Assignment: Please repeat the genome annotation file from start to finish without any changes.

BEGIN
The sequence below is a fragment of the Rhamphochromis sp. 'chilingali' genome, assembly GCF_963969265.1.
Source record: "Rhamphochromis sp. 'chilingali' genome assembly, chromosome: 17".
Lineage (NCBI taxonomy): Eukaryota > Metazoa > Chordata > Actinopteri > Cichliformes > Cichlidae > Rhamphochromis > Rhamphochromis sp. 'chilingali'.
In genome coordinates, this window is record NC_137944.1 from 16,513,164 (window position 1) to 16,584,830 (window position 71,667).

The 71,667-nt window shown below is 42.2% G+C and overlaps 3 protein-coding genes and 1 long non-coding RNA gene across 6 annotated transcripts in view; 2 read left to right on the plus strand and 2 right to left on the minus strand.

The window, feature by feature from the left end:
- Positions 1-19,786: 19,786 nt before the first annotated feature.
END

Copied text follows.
The sequence below is a fragment of the Rhamphochromis sp. 'chilingali' genome, assembly GCF_963969265.1.
Source record: "Rhamphochromis sp. 'chilingali' genome assembly, chromosome: 17".
Lineage (NCBI taxonomy): Eukaryota > Metazoa > Chordata > Actinopteri > Cichliformes > Cichlidae > Rhamphochromis > Rhamphochromis sp. 'chilingali'.
In genome coordinates, this window is record NC_137944.1 from 16,513,164 (window position 1) to 16,584,830 (window position 71,667).

The 71,667-nt window shown below is 42.2% G+C and overlaps 3 protein-coding genes and 1 long non-coding RNA gene across 6 annotated transcripts in view; 2 read left to right on the plus strand and 2 right to left on the minus strand.

The window, feature by feature from the left end:
- Positions 1-19,786: 19,786 nt before the first annotated feature.